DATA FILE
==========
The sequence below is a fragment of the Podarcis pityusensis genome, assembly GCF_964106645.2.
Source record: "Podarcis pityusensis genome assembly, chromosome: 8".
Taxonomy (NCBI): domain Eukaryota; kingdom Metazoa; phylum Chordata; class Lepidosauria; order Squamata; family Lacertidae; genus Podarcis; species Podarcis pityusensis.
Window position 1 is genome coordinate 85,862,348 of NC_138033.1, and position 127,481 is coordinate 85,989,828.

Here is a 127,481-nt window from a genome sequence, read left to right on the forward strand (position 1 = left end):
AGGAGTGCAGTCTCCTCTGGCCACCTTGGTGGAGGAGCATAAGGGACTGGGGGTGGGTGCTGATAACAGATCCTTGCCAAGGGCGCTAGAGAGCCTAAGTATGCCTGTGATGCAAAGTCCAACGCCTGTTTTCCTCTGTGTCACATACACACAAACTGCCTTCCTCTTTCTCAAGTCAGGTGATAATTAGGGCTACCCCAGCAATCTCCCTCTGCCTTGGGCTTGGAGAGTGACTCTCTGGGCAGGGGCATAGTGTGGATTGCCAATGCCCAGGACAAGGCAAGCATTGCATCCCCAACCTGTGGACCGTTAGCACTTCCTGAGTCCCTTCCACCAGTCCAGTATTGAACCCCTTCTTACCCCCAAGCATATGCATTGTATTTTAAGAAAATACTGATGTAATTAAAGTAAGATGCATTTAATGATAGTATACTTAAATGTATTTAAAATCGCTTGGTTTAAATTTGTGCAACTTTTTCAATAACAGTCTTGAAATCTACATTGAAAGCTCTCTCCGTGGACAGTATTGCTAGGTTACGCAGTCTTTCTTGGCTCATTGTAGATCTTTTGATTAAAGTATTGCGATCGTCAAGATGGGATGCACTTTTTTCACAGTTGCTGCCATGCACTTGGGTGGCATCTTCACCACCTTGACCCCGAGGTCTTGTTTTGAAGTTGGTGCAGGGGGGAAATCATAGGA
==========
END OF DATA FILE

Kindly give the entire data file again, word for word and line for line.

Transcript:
The sequence below is a fragment of the Podarcis pityusensis genome, assembly GCF_964106645.2.
Source record: "Podarcis pityusensis genome assembly, chromosome: 8".
Taxonomy (NCBI): domain Eukaryota; kingdom Metazoa; phylum Chordata; class Lepidosauria; order Squamata; family Lacertidae; genus Podarcis; species Podarcis pityusensis.
Window position 1 is genome coordinate 85,862,348 of NC_138033.1, and position 127,481 is coordinate 85,989,828.

Here is a 127,481-nt window from a genome sequence, read left to right on the forward strand (position 1 = left end):
AGGAGTGCAGTCTCCTCTGGCCACCTTGGTGGAGGAGCATAAGGGACTGGGGGTGGGTGCTGATAACAGATCCTTGCCAAGGGCGCTAGAGAGCCTAAGTATGCCTGTGATGCAAAGTCCAACGCCTGTTTTCCTCTGTGTCACATACACACAAACTGCCTTCCTCTTTCTCAAGTCAGGTGATAATTAGGGCTACCCCAGCAATCTCCCTCTGCCTTGGGCTTGGAGAGTGACTCTCTGGGCAGGGGCATAGTGTGGATTGCCAATGCCCAGGACAAGGCAAGCATTGCATCCCCAACCTGTGGACCGTTAGCACTTCCTGAGTCCCTTCCACCAGTCCAGTATTGAACCCCTTCTTACCCCCAAGCATATGCATTGTATTTTAAGAAAATACTGATGTAATTAAAGTAAGATGCATTTAATGATAGTATACTTAAATGTATTTAAAATCGCTTGGTTTAAATTTGTGCAACTTTTTCAATAACAGTCTTGAAATCTACATTGAAAGCTCTCTCCGTGGACAGTATTGCTAGGTTACGCAGTCTTTCTTGGCTCATTGTAGATCTTTTGATTAAAGTATTGCGATCGTCAAGATGGGATGCACTTTTTTCACAGTTGCTGCCATGCACTTGGGTGGCATCTTCACCACCTTGACCCCGAGGTCTTGTTTTGAAGTTGGTGCAGGGGGGAAATCATAGGA